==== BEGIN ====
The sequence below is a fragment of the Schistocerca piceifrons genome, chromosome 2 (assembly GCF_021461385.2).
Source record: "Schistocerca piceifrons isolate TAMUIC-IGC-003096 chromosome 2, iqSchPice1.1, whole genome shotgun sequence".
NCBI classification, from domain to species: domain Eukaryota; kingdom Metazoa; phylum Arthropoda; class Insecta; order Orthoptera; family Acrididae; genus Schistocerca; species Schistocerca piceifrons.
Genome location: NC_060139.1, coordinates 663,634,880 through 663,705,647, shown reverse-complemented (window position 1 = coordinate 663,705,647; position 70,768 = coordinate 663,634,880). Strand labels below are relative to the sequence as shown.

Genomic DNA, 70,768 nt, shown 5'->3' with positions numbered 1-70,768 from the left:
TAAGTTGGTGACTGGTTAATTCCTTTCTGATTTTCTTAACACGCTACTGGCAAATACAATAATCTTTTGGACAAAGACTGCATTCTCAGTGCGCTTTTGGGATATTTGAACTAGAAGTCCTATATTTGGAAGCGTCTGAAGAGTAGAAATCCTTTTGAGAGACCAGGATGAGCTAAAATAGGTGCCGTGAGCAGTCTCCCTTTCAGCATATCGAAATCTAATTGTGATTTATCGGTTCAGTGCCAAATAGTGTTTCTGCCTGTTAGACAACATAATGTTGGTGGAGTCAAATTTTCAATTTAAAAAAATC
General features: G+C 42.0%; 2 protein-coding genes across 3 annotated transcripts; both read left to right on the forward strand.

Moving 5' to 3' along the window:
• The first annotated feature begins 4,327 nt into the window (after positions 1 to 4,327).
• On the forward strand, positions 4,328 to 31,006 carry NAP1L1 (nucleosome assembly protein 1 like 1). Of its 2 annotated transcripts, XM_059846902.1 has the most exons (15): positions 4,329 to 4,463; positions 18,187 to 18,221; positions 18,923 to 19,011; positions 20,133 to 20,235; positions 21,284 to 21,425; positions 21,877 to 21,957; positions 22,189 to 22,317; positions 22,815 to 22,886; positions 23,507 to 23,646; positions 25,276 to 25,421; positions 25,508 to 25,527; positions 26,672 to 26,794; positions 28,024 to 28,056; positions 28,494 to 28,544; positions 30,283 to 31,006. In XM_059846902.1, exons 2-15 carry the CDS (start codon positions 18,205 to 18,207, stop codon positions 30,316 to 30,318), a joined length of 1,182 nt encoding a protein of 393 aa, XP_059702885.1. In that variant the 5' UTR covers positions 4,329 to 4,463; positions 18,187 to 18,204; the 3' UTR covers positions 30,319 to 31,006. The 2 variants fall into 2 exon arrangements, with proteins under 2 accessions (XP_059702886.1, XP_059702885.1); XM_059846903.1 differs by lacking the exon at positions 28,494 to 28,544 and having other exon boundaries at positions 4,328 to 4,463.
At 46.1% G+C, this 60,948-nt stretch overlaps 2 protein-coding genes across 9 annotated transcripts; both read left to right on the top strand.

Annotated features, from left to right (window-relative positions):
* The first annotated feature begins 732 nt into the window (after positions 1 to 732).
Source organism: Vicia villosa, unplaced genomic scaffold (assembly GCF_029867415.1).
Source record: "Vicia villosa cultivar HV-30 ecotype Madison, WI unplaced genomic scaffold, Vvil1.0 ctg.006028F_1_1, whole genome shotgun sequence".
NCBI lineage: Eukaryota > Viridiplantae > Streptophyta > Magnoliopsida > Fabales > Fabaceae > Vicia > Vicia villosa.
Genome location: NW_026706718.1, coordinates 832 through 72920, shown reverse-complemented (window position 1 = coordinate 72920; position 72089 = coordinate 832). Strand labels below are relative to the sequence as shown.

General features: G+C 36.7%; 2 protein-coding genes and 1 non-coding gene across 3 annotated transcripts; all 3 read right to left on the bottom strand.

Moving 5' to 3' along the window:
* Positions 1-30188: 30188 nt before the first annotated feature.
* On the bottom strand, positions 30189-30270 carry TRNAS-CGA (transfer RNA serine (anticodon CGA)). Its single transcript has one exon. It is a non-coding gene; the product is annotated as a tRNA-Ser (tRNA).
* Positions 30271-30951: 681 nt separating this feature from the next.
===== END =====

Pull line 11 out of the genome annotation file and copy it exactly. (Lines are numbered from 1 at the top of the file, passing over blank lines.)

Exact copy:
At 46.1% G+C, this 60,948-nt stretch overlaps 2 protein-coding genes across 9 annotated transcripts; both read left to right on the top strand.